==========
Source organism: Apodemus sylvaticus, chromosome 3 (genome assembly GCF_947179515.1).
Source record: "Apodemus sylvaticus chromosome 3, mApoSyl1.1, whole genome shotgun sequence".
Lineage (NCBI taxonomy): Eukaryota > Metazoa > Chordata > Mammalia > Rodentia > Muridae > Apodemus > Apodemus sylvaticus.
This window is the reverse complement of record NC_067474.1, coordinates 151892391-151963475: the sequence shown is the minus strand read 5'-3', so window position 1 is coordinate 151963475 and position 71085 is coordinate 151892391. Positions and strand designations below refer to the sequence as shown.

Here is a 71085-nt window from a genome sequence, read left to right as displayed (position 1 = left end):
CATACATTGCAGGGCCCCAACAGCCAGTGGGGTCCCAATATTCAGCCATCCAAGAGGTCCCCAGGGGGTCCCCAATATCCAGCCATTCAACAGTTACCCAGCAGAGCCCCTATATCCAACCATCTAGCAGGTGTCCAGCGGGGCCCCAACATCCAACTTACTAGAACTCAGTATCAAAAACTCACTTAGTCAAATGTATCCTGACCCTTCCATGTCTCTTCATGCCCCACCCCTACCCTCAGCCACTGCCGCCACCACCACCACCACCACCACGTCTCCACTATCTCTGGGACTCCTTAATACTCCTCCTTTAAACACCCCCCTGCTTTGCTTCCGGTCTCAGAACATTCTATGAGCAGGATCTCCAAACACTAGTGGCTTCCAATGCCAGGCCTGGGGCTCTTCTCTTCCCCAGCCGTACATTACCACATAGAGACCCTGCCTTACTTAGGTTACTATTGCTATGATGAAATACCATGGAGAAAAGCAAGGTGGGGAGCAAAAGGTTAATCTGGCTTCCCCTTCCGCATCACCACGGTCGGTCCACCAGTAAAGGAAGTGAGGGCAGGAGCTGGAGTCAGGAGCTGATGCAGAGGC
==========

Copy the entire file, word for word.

Source organism: Apodemus sylvaticus, chromosome 3 (genome assembly GCF_947179515.1).
Source record: "Apodemus sylvaticus chromosome 3, mApoSyl1.1, whole genome shotgun sequence".
Lineage (NCBI taxonomy): Eukaryota > Metazoa > Chordata > Mammalia > Rodentia > Muridae > Apodemus > Apodemus sylvaticus.
This window is the reverse complement of record NC_067474.1, coordinates 151892391-151963475: the sequence shown is the minus strand read 5'-3', so window position 1 is coordinate 151963475 and position 71085 is coordinate 151892391. Positions and strand designations below refer to the sequence as shown.

Here is a 71085-nt window from a genome sequence, read left to right as displayed (position 1 = left end):
CATACATTGCAGGGCCCCAACAGCCAGTGGGGTCCCAATATTCAGCCATCCAAGAGGTCCCCAGGGGGTCCCCAATATCCAGCCATTCAACAGTTACCCAGCAGAGCCCCTATATCCAACCATCTAGCAGGTGTCCAGCGGGGCCCCAACATCCAACTTACTAGAACTCAGTATCAAAAACTCACTTAGTCAAATGTATCCTGACCCTTCCATGTCTCTTCATGCCCCACCCCTACCCTCAGCCACTGCCGCCACCACCACCACCACCACCACGTCTCCACTATCTCTGGGACTCCTTAATACTCCTCCTTTAAACACCCCCCTGCTTTGCTTCCGGTCTCAGAACATTCTATGAGCAGGATCTCCAAACACTAGTGGCTTCCAATGCCAGGCCTGGGGCTCTTCTCTTCCCCAGCCGTACATTACCACATAGAGACCCTGCCTTACTTAGGTTACTATTGCTATGATGAAATACCATGGAGAAAAGCAAGGTGGGGAGCAAAAGGTTAATCTGGCTTCCCCTTCCGCATCACCACGGTCGGTCCACCAGTAAAGGAAGTGAGGGCAGGAGCTGGAGTCAGGAGCTGATGCAGAGGC